Unhappy at work? Did you choose the wrong field or the wrong team?

Is work stifling your creativity and killing your motivation? Maybe the problem is not your work but the team you work with.

Finding work you want to leap out of bed every morning to do is everyone's dream, right? But it's not easy to pull off. First you have to find the the work that inspires you. Then you have to find a way to make that work pay enough to keep shoes on your feet and bacon in the fridge. And even if you manage all of that, you have to keep your passion for that work alive in the face of the daily grind, toxic coworkers, and whatever work culture you happen to land in. We all fight this fight. Rebecca Roth, Product Owner for Onstar, has been on her own quest for creative work that keeps her leaping out of bed since college when she melded her two seemingly disparate passions: painting and coding by creating an art form where code and paint play equally important roles. “I was creating installation pieces where the art interacted with the people who came to see it.” She explains. A career as an artist sounds fantastic but difficult to pull off, right? But Roth managed to make it work. Not by finding an art patron or somehow managing to sell her art but by finding a work environment that gives her the freedom, resources, and encouragement to bring that passion and creativity to a product consumers want to buy. She develops in-car apps for OnStar’s connected cars. “Most of my pieces are still happening within the vehicle,” she says. “That passion didn't extinguish the moment I left college. I use it every day at work.”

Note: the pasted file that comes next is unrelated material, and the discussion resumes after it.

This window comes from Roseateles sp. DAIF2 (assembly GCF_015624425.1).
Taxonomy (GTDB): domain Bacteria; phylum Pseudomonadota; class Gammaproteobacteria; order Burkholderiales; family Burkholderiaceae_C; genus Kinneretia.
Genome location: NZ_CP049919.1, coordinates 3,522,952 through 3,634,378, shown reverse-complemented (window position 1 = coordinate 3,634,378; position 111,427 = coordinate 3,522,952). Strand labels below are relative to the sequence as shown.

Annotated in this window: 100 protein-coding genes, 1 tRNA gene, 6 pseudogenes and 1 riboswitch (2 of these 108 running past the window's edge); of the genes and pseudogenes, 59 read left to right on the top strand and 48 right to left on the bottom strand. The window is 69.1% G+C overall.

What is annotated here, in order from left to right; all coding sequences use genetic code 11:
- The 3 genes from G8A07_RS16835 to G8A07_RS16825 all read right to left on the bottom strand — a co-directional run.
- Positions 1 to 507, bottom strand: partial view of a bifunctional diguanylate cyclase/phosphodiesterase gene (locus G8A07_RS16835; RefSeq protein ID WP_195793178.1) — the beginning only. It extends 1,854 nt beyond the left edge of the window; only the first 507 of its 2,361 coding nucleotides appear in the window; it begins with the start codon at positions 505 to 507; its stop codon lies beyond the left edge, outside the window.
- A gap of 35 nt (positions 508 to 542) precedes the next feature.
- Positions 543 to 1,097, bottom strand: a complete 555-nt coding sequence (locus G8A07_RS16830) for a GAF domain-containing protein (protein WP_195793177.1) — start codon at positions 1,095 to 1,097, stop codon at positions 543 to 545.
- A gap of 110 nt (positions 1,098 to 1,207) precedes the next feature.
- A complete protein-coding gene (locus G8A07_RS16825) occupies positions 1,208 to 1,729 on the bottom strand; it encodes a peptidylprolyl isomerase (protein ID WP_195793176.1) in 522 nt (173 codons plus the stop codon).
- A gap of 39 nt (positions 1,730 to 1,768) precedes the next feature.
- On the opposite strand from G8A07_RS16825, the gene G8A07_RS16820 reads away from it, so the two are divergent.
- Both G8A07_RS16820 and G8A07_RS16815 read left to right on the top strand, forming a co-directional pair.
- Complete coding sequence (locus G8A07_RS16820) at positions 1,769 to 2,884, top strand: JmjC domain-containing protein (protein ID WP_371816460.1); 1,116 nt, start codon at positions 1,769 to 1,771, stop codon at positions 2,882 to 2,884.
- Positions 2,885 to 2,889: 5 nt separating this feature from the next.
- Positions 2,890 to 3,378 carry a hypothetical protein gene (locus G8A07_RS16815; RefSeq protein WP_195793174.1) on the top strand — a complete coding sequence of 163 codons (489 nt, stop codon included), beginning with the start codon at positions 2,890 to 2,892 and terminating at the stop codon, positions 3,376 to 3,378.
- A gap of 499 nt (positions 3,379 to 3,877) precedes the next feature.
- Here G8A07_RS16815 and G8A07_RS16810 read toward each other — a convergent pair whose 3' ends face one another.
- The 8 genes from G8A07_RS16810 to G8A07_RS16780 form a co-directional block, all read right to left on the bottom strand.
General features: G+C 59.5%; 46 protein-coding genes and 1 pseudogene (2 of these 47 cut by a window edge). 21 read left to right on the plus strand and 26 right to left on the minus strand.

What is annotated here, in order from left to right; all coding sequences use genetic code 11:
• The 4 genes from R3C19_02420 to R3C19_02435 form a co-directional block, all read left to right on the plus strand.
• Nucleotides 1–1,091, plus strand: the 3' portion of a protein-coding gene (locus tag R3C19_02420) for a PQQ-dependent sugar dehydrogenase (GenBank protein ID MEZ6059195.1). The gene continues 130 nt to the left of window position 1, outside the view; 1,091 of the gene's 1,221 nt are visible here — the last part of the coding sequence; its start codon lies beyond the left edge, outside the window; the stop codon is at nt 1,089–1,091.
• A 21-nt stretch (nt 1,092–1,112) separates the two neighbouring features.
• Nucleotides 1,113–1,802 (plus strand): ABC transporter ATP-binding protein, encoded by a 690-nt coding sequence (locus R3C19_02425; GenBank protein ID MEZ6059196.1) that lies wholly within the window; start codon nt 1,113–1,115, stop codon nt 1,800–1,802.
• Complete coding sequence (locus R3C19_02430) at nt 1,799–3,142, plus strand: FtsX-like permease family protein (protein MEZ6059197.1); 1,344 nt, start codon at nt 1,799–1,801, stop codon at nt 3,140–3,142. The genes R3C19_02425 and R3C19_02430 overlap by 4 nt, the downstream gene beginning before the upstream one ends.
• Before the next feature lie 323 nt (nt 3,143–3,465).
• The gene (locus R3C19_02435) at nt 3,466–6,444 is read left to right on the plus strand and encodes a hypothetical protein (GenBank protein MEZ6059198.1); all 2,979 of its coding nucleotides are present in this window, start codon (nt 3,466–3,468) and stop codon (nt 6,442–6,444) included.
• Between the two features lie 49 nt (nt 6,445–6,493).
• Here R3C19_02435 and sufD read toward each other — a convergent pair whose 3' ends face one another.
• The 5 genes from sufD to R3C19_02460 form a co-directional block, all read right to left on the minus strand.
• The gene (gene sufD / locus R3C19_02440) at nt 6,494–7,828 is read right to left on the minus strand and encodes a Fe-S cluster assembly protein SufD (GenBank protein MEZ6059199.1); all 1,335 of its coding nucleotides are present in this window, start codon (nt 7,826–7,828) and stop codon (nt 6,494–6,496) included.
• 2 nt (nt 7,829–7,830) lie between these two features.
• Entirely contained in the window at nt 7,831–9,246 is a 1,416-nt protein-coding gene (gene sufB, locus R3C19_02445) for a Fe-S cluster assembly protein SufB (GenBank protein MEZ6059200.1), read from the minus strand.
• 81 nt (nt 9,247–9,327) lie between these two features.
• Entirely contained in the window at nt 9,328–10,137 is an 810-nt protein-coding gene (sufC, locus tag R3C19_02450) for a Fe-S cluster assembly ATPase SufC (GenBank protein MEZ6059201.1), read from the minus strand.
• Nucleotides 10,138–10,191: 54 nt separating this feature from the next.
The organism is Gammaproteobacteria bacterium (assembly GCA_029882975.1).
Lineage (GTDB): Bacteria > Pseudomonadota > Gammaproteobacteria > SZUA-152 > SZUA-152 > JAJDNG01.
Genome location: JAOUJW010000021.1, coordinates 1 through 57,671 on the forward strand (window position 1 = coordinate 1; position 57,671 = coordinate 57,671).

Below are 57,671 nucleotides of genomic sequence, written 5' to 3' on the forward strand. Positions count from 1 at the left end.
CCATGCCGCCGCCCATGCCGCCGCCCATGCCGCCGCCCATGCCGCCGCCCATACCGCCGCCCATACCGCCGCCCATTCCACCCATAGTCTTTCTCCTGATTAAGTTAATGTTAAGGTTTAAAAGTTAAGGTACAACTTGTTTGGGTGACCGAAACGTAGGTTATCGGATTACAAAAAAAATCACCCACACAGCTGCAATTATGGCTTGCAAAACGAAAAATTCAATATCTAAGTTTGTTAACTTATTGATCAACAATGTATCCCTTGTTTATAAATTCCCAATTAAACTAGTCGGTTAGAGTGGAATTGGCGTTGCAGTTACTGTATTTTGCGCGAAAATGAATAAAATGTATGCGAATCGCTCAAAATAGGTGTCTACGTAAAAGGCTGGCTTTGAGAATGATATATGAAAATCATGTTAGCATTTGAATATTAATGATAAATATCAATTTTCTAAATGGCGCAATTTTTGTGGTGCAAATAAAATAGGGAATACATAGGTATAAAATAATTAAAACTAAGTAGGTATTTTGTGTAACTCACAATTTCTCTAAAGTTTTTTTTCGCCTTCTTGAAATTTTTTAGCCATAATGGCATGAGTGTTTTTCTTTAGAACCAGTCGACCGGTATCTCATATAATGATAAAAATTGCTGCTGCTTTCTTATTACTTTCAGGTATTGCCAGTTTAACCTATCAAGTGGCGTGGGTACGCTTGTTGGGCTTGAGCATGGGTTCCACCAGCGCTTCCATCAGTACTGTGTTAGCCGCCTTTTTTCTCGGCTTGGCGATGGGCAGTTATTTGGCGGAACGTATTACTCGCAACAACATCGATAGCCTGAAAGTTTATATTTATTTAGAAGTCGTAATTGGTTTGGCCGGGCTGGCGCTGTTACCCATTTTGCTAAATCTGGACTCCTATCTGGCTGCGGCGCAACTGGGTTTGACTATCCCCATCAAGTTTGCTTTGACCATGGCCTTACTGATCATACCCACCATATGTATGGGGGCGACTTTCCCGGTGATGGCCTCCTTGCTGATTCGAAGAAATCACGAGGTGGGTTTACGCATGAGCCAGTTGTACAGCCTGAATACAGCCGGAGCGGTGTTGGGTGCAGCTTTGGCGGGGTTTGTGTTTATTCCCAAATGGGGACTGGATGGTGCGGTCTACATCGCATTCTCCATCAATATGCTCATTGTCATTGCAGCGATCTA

Bringing a high level of passion and creativity to her work is dependent, she says, on the work environment at OnStar. “When people come to me with a problem here, I am allowed to tackle it however is necessary.” She explains. “That might mean I get into a vehicle and see what is going on. Or I might reach out to different team members -- often people who are traditionally not related to the problem I’m trying to solve.” In some environments information, resources, and projects are siloed so that it’s difficult to get the cross-pollination that Roth finds necessary to her process. When teams don’t share information because they are afraid of other departments, don’t want to share resources because of the way they are allocated, or are just unavailable to anyone outside their department it creates an environment that makes approaching each problem the way an anthropologist would – by observing how people interact with the product and determining what they actually need rather than what they say they need – difficult. “For me,” says Roth. “The spark happens when I am able to tap into this anthropological approach, this cross pollinator, and discover a creative solution to a real problem.” But here’s the thing. Roth didn’t land in this environment out of sheer luck. Like most of us, she has experienced her share of toxic work environments and professional disappointments. The key is, in the words of Don Schlitz (The Gambler) “You got to know when to hold 'em, know when to fold 'em. Know when to walk away, know when to run.” “When someone is in a situation where they can’t find the spark to work creatively,” says Roth. “He or she has to ask themselves, ‘Am I blocked because of the environment I'm in or the field I chose.’ I’d say that -- 90 percent of the time -- it is more likely the team they are in. If I wake up every morning thrilled to go to work and make something happen, I know I’m in the right place. But when I wake up dreading my office, I know it is time to fire that company from my life.” And she has done it, with little hesitation. “I have given two-weeks notice with no other job lined up just to get away from a toxic environment,” she says. Risky? Sure. But it has always worked out for her. And she has always improved her situation in the transition. That job you already have may seem safe compared to a world of unknowns. But is it if it costs you your creative spark or your professional dignity? Roth attributes her bold attitude to some advice she got from a mentor when she first started out in her career. “Never fear change.”

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